BUT...I have fresh inspiration. Want to know what it is?


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Frilly Wreath

Want a quick, girly, summery decorating project on the cheap? Of course you do!

My favorite for today is the book-wreath-inspired coffee filter wreath, made by Lynda at Sports Mad Southern Girl. I love how it looks like a giant mass of carnations.

I may try this with unbleached filters instead of white ones, as I think it would match the aesthetic I'm going for a little more. Man, there is just never enough time to do all the projects I want to do.

Homemade Hanging Baskets

I am in love with these hanging bathroom baskets posted by Lorie at Be Different...Act Normal. All you need is some string or ribbon, spray paint in a color that coordinates with your decor, and three nesting baskets.

For that matter, you could put these anywhere else--wouldn't they be beautiful in a pantry, stocked with fresh produce and dried herbs? Or perhaps several sets in a living room, displaying objets d'art and collectibles? They'd also serve well in a child's room, or hanging on the inside door of a guest room closet.

(via Dollar Store Crafts)

Recipe: A Radish Revelation Revolution

Well, Mr. Scrimp and I have begun to work our way through the massive pile of fresh local produce that came with our CSA yesterday.

And I have made an amazing discovery. I like radishes.

I say this as someone who has had a fixed dislike, if not loathing, for radishes, pretty much forever. They're like peppery, crunchy, raw potatoes--there is nothing I enjoy about them. I appreciate them aesthetically, but if you put radishes in my salad, I will eat around them and leave them sad and alone at the bottom of my bowl.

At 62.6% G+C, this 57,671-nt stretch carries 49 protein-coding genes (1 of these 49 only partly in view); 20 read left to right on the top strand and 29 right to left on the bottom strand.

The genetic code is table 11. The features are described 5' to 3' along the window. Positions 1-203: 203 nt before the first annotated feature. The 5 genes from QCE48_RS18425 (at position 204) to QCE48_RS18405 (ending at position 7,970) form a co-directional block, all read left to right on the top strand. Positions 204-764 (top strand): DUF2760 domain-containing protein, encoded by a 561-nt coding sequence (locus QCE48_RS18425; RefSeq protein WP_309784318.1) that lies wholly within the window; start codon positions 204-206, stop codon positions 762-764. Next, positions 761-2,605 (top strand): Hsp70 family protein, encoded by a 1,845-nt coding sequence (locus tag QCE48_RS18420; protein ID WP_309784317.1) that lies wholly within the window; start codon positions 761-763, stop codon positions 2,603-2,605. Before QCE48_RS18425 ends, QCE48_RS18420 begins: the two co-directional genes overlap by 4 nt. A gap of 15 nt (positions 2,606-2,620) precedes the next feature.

Until now. Ladies and gentlemen, you can cook radishes, and it transforms them into an entirely different food. I have become, in a matter of an hour, a radish lover. A radish aficionado. Someone who actively thinks about how I can possibly obtain more radishes.

This revelation was delivered to me via the newsletter that came with our delivery, which claims that people eat cooked radishes on sandwiches all the time in France. Intrigued, I gave it a try--and my only regret is that I didn't have more radishes.

And, because I want you to have this same experience as soon as possible, I am posting a recipe.


It's cold here in Ohio, so things grow slowly... but, at long last, today is the first delivery for our CSA (community supported agriculture) program! I won't be picking it up till about 4:30 this afternoon--nevertheless, I am so excited!

We got an email with a list of what we'll be receiving, so I'm going to share it with you in the hope that it will inspire you to look into a CSA in your city, too.

Container Gardening Experiment: The Saga Begins

According to the chart that Burpee published and Home Depot hung in their garden center, today, May 25, is THE BEST DAY OF THE YEAR to start planting seeds in Northern Ohio. So, I have duly planted a host of seedlings and am settling into the waiting game to see if any of them actually work their magic and, you know... grow.

I know some of my readers are fortunate enough to live in areas with a fair amount of available land to them. Mr. Scrimp and I, however, have a postage-stamp front lawn, a front step with a foot or two of space on it, and no back yard at all. So, traditional gardening just isn't really an option for us. We have a couple strips of rocky, weedy ground off to one side of our driveway, that gets just about the right mix of sun and shade to be perfect for growing plants in. That's it.

So? Container garden!

Free Stuff

Mr. Scrimp and I are making moves towards doing some container gardening (we're running late, honestly--we should have already started). In our quest to make that happen, I've been looking around for cheap sources of pots and clean soil. I'm also on the lookout for some old/scrap windows to use for a decorating project idea, a filing cabinet, and some bookshelves. And a mandolin.

Which brings me to the subject I wanted to discuss today.

When you're trying to be frugal, but also trying to do things in your home that require you to obtain things that traditionally cost money... what do you do?

A New Meaning to "Window Treatment"

So here I am, slinking quietly back into blogland. I think I'm finally settled enough at my new job to maybe start posting regularly again. Let's hope!

Meanwhile, I am madly in love with this awesome and easy-looking project from The Shabby Chic Cottage: